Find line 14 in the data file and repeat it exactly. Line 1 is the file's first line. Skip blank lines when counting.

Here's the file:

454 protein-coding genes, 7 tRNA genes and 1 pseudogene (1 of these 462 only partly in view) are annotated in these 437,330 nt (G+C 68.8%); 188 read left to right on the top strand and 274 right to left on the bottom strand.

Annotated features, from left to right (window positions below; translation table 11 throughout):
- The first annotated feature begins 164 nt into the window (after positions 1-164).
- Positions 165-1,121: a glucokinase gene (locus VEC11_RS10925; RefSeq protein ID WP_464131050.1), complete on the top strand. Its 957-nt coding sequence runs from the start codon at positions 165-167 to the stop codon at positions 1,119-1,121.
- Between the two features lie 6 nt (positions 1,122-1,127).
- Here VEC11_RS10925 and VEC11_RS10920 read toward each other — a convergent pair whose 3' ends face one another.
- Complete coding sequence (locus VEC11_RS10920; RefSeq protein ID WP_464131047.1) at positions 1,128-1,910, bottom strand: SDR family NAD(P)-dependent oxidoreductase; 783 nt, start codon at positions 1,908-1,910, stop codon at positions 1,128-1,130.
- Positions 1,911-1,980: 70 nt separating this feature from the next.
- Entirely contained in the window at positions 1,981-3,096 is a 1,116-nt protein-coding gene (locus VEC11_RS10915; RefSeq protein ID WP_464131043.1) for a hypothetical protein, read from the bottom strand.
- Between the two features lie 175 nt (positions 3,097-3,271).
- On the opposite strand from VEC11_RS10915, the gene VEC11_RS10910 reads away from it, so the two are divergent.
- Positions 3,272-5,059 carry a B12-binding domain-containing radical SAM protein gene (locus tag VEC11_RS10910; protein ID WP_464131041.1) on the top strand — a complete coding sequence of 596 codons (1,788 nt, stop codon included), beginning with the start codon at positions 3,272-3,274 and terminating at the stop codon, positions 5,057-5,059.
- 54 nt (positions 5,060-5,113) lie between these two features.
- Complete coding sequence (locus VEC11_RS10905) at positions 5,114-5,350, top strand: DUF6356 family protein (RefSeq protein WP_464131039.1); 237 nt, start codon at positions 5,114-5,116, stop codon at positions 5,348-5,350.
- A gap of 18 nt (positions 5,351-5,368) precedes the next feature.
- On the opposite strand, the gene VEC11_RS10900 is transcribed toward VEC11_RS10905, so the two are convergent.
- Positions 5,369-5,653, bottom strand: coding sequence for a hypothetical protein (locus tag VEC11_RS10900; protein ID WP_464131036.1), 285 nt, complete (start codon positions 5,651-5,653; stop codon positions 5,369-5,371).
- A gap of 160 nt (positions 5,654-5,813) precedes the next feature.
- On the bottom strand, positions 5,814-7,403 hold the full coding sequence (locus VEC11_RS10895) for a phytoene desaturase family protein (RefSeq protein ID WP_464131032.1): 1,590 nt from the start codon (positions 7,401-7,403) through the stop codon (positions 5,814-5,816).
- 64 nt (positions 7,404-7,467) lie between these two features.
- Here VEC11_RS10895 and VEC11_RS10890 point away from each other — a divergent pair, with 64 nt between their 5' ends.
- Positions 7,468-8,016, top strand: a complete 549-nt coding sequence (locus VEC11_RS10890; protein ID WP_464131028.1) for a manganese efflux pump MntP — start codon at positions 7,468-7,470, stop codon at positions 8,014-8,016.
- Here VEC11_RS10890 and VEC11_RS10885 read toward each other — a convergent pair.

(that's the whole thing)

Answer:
- Complete coding sequence (locus VEC11_RS10905) at positions 5,114-5,350, top strand: DUF6356 family protein (RefSeq protein WP_464131039.1); 237 nt, start codon at positions 5,114-5,116, stop codon at positions 5,348-5,350.